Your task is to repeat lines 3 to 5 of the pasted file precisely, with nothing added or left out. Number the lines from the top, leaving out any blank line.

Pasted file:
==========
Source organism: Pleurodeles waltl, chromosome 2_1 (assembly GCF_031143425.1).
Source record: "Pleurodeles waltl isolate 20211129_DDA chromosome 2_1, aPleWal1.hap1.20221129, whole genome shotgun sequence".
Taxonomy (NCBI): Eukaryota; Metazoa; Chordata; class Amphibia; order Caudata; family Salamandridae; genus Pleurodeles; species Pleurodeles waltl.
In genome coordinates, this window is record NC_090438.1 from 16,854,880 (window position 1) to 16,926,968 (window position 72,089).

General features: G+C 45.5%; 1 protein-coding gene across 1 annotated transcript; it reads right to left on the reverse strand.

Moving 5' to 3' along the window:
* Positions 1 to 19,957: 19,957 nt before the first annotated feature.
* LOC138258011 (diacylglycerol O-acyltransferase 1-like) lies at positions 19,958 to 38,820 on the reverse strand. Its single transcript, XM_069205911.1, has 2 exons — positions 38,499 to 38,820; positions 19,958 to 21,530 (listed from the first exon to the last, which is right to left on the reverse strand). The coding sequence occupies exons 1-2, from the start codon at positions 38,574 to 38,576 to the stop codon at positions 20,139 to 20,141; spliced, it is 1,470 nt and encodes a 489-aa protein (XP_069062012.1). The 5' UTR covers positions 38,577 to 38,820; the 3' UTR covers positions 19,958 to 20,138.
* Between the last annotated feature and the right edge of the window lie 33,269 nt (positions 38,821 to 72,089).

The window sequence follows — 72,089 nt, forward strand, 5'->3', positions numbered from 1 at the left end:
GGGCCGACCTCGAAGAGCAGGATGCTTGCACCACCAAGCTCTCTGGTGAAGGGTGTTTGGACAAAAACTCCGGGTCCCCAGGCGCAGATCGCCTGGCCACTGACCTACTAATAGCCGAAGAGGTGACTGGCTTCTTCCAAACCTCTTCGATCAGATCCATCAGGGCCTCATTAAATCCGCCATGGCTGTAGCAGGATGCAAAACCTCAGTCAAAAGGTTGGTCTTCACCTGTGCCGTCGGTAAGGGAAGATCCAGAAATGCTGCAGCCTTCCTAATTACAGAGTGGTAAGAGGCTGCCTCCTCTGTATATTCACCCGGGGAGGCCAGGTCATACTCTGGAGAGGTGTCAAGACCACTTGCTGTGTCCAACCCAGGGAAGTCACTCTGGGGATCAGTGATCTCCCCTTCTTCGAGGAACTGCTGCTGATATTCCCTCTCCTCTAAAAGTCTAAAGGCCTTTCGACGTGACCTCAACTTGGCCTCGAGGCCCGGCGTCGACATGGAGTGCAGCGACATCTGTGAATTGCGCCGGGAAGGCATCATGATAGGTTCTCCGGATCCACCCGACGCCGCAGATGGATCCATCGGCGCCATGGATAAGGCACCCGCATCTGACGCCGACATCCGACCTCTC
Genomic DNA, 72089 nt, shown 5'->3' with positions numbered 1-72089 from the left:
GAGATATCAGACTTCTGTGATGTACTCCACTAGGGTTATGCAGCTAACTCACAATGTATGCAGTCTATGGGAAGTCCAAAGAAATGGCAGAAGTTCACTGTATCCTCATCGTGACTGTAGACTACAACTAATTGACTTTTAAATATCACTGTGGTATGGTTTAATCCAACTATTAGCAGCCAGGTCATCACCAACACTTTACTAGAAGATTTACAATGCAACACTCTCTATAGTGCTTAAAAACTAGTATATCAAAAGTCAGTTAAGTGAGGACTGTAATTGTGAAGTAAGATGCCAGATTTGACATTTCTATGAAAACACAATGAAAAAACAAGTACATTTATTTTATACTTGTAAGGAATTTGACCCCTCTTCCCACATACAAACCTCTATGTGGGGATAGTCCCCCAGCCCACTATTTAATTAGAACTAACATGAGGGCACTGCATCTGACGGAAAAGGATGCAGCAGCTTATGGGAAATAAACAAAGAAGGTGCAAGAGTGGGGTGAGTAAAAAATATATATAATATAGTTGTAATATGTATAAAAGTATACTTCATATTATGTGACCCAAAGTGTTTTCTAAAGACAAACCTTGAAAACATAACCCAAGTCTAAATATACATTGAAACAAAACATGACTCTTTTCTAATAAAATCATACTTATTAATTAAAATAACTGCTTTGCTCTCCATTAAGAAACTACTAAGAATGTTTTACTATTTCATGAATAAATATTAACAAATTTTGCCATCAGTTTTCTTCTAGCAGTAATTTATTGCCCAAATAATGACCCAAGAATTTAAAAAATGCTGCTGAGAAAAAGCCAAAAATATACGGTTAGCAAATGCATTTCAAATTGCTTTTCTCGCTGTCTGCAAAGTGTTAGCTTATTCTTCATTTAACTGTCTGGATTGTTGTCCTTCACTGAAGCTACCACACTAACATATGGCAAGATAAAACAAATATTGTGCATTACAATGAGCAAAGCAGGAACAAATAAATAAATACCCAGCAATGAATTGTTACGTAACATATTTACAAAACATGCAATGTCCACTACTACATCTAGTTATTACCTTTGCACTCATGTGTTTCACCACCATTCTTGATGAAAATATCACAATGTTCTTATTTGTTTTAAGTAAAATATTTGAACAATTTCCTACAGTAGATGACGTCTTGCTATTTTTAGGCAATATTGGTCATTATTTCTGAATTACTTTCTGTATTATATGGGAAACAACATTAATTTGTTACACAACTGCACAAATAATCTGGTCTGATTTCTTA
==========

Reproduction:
Taxonomy (NCBI): Eukaryota; Metazoa; Chordata; class Amphibia; order Caudata; family Salamandridae; genus Pleurodeles; species Pleurodeles waltl.
In genome coordinates, this window is record NC_090438.1 from 16,854,880 (window position 1) to 16,926,968 (window position 72,089).

General features: G+C 45.5%; 1 protein-coding gene across 1 annotated transcript; it reads right to left on the reverse strand.